Is Chow Tai Fook Planning Something For The Global Fancy Color Diamond Sector?

In the last year, Chow Tai Fook, the world’s leading jewelry company both by sales and market exposure, has been acquiring unique fancy color diamonds both in public and in private mode. It is not surprising to us in the least that important fancy color diamonds are being bought and sold – but when numerous of these are being acquired by the same institution, it begins to make one wonder. What are the big plans here? Does Chow Tai Fook know something the rest of us does not? Is the buying spree for hedging purposes? Educational? Or just plain asset diversification?

Rare Fancy Color Diamonds

In the last year, Chow Tai Fook acquired the largest Fancy Vivid Green in the world, the Aurora Green diamond. Exactly one year ago at the Hong Kong Christie’s auction, they paid the record price of $3.3 million per carat, by far the highest per carat ever paid for any green diamond at auction. The Aurora Green diamond is a 5.03 carat Fancy Vivid Green radiant cut diamond.

The 5.03 carat Fancy Vivid Green “Aurora Green” diamond          Image credit: Christie’s

Chow Tai Fook also acquired the largest Fancy Vivid Pink diamond in the world, The Pink Star diamond. This occurred less than two months ago at a Sotheby’s Hong Kong auction where Chow Tai Fook paid over $71 million in total for the 59.60 carat Fancy Vivid Pink diamond. This is the largest sum of money ever paid for a single diamond or piece of jewelry.

The 59.60 carat Fancy Vivid Pink “Pink Star” diamond          Image credit: Sotheby’s

In both cases, Chow Tai Fook made the acquisition in an open, public forum. Why? It could have acquired both diamonds on the phone, in a private manner, which has been the tradition in the diamond industry for decades. Why the public appearances for acquisitions?
When the largest global jewelry retailer in the world makes such a move, it is most likely well planned and well thought out. Currently (as of May 30, 2017), Chow Tai Fook has a total market value of HKD $83.5 billion, or roughly $10.7 billion. It acquired the Aurora Green and Pink Star diamonds for about $87 million in total, while its share price concurrently increased from HKD 5.31-HKD 7.8 per share to now being HKD 8.5 per share – a 60% overall increase year over year.
Its share price reached a peak above HKD 12.8 in January 2012, and was on a downward spiral until year-end 2015 when it reached an approximate value HKD $4.20. Since early 2016, it has been on a reverse trend upwards. The company still has about a 50% increase before it reaches its old high, and we are quite optimistic it will reach it (full disclosure: I do not own any Chow Tai Fook shares whatsoever). I am as optimistic about Chow Tai Fook as I am about Petra Diamonds. I have recommended Petra Diamonds shares since it was trading at around 80 back in 2015, while now it is around 130, after reaching a high of 165.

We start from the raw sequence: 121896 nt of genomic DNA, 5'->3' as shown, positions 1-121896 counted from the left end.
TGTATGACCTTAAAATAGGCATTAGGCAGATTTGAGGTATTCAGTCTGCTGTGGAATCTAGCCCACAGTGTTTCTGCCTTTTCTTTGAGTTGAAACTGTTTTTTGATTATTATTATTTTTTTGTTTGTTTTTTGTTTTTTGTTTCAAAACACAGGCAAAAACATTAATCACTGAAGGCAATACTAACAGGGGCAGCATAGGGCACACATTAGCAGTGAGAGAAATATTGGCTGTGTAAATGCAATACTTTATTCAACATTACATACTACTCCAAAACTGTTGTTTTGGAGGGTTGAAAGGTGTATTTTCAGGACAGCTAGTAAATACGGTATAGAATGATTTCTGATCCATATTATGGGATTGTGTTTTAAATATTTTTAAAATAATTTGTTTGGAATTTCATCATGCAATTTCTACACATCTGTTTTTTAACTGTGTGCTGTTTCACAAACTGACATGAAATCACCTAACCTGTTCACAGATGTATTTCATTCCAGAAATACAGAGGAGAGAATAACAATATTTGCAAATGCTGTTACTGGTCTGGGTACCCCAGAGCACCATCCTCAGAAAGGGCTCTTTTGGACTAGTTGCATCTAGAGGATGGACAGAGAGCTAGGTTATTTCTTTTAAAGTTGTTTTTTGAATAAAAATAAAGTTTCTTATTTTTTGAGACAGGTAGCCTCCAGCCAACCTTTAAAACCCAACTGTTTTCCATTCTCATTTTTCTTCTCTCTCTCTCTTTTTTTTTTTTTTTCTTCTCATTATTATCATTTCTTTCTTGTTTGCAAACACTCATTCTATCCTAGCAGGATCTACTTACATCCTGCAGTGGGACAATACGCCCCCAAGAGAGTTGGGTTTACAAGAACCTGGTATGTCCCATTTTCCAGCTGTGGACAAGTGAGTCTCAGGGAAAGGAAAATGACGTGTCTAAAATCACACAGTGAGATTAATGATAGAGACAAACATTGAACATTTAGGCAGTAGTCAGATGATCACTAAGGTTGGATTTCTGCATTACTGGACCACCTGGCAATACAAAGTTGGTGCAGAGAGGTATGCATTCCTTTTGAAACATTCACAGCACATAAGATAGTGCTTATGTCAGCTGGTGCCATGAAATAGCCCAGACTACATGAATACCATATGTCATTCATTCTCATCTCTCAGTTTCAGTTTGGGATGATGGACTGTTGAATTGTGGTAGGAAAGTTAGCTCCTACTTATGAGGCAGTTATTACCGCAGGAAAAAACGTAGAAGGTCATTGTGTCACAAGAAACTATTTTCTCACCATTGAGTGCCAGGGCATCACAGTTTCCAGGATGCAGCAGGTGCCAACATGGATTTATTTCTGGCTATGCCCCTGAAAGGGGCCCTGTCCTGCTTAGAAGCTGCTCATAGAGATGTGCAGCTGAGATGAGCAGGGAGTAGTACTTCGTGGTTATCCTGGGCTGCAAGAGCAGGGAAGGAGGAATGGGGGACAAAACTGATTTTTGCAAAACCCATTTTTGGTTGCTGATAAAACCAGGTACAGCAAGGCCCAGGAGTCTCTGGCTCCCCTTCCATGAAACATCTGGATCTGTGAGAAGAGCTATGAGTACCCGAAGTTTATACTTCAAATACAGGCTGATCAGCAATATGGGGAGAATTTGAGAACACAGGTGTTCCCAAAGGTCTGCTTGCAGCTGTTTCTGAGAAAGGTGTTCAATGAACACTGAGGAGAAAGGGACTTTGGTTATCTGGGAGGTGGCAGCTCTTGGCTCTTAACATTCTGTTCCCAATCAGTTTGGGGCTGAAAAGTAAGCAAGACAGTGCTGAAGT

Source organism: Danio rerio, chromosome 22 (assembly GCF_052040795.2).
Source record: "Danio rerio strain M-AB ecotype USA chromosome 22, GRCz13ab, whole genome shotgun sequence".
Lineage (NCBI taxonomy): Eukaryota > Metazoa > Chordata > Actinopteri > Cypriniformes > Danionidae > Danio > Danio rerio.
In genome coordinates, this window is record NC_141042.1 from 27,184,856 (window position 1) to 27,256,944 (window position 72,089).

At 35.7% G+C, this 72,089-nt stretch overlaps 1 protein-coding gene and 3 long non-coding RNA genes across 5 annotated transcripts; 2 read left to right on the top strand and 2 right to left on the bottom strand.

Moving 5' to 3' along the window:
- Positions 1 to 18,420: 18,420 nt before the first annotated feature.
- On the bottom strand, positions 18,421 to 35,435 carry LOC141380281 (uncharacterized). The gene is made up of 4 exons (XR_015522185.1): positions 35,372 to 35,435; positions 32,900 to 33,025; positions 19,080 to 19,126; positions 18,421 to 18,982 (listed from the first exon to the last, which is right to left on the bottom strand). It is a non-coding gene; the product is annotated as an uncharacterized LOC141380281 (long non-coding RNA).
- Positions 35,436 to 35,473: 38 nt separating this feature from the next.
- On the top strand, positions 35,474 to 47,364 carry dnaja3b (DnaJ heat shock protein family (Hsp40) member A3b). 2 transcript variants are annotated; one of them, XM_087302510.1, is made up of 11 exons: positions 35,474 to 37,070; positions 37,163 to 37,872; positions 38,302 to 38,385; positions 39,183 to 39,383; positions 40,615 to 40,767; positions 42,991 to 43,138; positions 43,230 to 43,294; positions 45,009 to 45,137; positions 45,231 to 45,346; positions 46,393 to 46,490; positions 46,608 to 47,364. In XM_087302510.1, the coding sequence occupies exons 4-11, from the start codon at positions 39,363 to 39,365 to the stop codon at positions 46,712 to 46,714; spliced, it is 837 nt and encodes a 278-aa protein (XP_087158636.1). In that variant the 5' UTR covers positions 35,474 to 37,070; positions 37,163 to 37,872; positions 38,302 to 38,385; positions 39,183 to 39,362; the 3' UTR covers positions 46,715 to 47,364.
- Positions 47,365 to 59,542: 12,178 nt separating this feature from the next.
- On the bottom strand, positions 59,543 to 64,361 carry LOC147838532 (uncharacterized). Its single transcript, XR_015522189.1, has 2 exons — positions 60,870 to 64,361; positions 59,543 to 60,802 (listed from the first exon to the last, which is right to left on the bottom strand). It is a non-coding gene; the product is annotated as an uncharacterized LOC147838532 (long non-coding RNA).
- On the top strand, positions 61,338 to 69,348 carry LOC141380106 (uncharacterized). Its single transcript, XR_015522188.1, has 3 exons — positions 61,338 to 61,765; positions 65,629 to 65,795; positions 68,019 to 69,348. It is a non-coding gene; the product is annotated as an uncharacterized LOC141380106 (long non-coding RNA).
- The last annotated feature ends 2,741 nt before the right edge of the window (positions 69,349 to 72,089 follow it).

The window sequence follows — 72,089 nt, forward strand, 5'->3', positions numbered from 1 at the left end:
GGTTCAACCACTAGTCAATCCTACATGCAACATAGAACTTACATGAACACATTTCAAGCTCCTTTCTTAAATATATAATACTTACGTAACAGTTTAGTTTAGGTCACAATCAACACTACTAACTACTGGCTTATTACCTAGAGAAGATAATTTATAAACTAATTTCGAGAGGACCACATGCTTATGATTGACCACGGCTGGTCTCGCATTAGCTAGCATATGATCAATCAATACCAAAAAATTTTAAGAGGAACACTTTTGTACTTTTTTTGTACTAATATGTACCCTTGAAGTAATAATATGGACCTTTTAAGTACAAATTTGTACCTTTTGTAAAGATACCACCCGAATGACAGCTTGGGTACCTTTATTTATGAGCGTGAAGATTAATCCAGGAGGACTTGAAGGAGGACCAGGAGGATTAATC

Chow Tai Fook’s share price behavior, January 2012 – May 2017

Can it be that the public manner in which Chow Tai Fook acquired the diamonds helped its share price increase? if so, then the investment was well worth it. Perhaps this kind of behavior led investors to have renewed confidence in the company, which in turn led to stronger trade prices for shares.

Future Plans

What is Chow Tai Fook planning for the future? Perhaps it will acquire more rare and unique diamonds. Maybe Chow Tai Took are also the ones who acquired the Apollo Blue and Artemis Pink diamonds? Perhaps Chow Tai Fook chooses to make public acquisitions in its home town Hong Kong, while it makes its acquisitions outside Hong Kong in a private manner? But why?
I would propose that the largest jewelry retailer in the world may be working on a large-scale education effort to expose unique and famous fancy color diamonds in a museum style setting. It has been done before on many occasions by other entities in the diamond market, but it has never been done anywhere in Asia. Chow Tai Fook has the resources and abilities for such an effort. This has been occurring in the world of Art collecting and investing. Asia’s share of global art acquisition is growing, and in china it is already a leading force. Diamonds are often compared to art in terms of investment in luxury items. Diamonds are lagging artwork by only a few years in the Asian market, but are catching up to it rapidly in sales and turnover. One of the main forums where art awareness and appreciation can proliferate is in museums, and many diamond traders, fashion houses and companies have chosen to use museums to proliferate diamond education and awareness as well.

The Smithsonian exhibit of the Hope Diamond, the most famous fancy color diamond in the world, in Washington, D.C.

So perhaps Chow Tai Fook had both a short term and long term agenda in these major diamond purposes – short term, to boost investor confidence in company performance, and long term, to push color diamond awareness in the market. It would make sense for Chow Tai Fook to initiate a diamond museum setting in Asia since they are the largest and most influential retailer. It will increase exposure and knowledge about diamonds to the public, as well as to the investment community. This will inspire further investment and acquisition by both private individuals as well as institutions into acquisition mode of these rare gems.

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